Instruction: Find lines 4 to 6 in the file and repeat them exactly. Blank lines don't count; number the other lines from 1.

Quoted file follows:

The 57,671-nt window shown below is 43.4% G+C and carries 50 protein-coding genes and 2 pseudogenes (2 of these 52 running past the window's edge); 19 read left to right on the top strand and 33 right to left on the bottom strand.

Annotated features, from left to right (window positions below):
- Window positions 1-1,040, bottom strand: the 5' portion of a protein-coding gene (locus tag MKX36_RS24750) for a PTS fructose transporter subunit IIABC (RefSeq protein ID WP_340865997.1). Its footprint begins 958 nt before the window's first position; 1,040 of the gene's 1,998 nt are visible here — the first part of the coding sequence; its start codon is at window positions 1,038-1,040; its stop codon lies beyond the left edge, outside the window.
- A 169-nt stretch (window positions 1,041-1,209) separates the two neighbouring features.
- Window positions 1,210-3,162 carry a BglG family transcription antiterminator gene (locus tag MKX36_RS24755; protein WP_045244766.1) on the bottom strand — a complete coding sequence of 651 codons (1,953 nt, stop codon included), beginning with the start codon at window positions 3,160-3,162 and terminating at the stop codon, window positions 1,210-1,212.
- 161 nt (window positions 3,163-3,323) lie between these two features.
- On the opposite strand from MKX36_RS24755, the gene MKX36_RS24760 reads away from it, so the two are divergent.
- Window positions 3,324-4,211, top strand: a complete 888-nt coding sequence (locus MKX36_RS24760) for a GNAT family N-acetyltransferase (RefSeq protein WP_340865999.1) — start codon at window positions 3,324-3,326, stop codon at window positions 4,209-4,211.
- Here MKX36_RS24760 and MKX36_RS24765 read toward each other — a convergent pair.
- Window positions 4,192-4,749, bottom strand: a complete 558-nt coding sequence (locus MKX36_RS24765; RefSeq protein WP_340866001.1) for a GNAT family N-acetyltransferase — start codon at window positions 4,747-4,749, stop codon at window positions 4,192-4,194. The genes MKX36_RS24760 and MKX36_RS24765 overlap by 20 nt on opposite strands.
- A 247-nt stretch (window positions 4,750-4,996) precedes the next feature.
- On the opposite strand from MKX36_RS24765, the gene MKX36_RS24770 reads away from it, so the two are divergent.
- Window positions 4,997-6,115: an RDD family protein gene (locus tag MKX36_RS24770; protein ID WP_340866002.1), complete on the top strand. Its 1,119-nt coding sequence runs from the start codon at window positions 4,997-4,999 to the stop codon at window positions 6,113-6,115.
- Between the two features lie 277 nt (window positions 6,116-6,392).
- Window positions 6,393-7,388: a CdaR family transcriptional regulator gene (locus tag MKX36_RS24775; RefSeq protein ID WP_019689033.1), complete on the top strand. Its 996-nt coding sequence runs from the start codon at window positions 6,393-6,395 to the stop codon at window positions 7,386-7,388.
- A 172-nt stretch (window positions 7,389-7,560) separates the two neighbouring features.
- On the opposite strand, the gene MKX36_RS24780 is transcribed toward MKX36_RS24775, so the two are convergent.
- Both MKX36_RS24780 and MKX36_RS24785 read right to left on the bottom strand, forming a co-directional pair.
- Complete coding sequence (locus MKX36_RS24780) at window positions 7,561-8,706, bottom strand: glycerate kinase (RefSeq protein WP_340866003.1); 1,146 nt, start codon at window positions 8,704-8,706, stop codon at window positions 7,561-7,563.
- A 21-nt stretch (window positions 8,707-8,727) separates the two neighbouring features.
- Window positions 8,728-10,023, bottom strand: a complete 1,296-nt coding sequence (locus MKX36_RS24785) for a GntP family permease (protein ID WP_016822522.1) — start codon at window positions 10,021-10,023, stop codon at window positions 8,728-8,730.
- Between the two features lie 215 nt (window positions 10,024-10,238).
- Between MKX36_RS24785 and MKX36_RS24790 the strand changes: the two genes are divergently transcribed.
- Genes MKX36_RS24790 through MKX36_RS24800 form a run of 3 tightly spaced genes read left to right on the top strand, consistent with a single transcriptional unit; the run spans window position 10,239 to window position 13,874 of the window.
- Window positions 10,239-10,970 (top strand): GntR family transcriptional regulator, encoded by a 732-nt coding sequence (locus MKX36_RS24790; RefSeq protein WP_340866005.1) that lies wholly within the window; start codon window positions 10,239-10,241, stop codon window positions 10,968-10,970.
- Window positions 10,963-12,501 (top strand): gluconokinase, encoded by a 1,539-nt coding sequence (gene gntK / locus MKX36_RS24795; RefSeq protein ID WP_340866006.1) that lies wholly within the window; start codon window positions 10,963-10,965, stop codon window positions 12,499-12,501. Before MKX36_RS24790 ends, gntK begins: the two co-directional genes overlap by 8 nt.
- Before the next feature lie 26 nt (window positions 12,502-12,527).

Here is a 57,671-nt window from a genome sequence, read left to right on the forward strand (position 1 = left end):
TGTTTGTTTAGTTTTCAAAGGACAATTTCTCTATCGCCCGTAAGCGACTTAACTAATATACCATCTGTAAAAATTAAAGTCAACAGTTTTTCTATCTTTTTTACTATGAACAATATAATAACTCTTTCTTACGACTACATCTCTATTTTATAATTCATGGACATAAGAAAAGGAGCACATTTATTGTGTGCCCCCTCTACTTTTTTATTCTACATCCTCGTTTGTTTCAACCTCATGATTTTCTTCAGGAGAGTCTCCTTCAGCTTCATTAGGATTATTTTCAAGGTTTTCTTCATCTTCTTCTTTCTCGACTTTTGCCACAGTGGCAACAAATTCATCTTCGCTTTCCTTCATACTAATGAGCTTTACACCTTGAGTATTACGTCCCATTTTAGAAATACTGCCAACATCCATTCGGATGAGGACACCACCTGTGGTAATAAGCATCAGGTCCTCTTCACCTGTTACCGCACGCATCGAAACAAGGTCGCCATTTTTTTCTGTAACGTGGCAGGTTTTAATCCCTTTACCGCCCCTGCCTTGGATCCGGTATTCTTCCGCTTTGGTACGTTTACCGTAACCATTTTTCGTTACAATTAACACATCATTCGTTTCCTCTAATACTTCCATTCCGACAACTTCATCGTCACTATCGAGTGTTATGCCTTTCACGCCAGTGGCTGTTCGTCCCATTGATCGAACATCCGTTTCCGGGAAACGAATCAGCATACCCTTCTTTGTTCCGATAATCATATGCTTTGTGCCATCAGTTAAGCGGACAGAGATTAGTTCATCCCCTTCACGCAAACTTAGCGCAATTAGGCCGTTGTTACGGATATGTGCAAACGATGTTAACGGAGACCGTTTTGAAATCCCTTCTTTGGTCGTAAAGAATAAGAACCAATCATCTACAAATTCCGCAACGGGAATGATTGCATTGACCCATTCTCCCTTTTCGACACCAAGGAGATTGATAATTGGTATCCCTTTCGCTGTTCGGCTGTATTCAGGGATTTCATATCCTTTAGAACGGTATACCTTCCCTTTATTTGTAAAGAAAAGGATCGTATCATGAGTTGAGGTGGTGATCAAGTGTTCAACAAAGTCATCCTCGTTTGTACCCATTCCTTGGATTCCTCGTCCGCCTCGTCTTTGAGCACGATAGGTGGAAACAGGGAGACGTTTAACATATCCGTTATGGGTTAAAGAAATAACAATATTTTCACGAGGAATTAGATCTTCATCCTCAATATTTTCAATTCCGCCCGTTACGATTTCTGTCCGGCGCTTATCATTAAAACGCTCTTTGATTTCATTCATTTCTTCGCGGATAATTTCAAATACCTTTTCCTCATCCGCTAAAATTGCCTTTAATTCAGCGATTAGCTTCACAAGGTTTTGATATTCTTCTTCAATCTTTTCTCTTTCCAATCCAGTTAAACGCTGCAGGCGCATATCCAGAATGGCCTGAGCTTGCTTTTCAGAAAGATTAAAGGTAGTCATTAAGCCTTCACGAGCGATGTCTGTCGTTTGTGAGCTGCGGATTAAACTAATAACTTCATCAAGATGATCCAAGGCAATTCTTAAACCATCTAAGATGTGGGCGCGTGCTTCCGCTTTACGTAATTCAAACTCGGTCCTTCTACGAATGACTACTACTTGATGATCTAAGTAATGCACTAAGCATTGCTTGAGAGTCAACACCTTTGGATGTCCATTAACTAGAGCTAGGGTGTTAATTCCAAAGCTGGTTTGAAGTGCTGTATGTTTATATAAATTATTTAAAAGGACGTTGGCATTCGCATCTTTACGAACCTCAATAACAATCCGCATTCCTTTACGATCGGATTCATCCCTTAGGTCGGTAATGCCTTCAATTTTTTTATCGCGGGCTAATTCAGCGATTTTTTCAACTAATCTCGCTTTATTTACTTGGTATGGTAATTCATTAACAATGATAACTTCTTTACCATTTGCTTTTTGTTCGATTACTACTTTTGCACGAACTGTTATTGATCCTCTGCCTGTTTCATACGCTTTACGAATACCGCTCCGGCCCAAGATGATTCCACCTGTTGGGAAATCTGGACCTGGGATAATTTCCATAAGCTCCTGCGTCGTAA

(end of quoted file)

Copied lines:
- A 169-nt stretch (window positions 1,041-1,209) separates the two neighbouring features.
- Window positions 1,210-3,162 carry a BglG family transcription antiterminator gene (locus tag MKX36_RS24755; protein WP_045244766.1) on the bottom strand — a complete coding sequence of 651 codons (1,953 nt, stop codon included), beginning with the start codon at window positions 3,160-3,162 and terminating at the stop codon, window positions 1,210-1,212.
- 161 nt (window positions 3,163-3,323) lie between these two features.